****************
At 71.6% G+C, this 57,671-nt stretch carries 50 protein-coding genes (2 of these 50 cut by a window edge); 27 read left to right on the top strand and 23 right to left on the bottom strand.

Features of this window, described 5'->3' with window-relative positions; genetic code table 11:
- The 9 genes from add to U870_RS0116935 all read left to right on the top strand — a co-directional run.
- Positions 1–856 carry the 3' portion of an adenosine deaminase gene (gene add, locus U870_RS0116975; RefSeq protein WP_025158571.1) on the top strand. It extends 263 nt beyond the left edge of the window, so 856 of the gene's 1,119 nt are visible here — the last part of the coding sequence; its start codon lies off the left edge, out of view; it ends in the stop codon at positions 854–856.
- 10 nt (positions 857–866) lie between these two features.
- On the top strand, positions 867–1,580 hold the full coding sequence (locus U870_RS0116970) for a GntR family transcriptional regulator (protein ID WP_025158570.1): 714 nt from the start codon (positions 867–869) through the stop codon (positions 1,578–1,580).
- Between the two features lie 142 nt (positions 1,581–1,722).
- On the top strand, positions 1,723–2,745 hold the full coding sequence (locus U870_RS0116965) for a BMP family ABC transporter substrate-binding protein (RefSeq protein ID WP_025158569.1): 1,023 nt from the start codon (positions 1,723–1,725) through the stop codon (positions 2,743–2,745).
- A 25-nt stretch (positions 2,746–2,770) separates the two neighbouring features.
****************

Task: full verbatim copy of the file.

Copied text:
At 71.6% G+C, this 57,671-nt stretch carries 50 protein-coding genes (2 of these 50 cut by a window edge); 27 read left to right on the top strand and 23 right to left on the bottom strand.

Features of this window, described 5'->3' with window-relative positions; genetic code table 11:
- The 9 genes from add to U870_RS0116935 all read left to right on the top strand — a co-directional run.
- Positions 1–856 carry the 3' portion of an adenosine deaminase gene (gene add, locus U870_RS0116975; RefSeq protein WP_025158571.1) on the top strand. It extends 263 nt beyond the left edge of the window, so 856 of the gene's 1,119 nt are visible here — the last part of the coding sequence; its start codon lies off the left edge, out of view; it ends in the stop codon at positions 854–856.
- 10 nt (positions 857–866) lie between these two features.
- On the top strand, positions 867–1,580 hold the full coding sequence (locus U870_RS0116970) for a GntR family transcriptional regulator (protein ID WP_025158570.1): 714 nt from the start codon (positions 867–869) through the stop codon (positions 1,578–1,580).
- Between the two features lie 142 nt (positions 1,581–1,722).
- On the top strand, positions 1,723–2,745 hold the full coding sequence (locus U870_RS0116965) for a BMP family ABC transporter substrate-binding protein (RefSeq protein ID WP_025158569.1): 1,023 nt from the start codon (positions 1,723–1,725) through the stop codon (positions 2,743–2,745).
- A 25-nt stretch (positions 2,746–2,770) separates the two neighbouring features.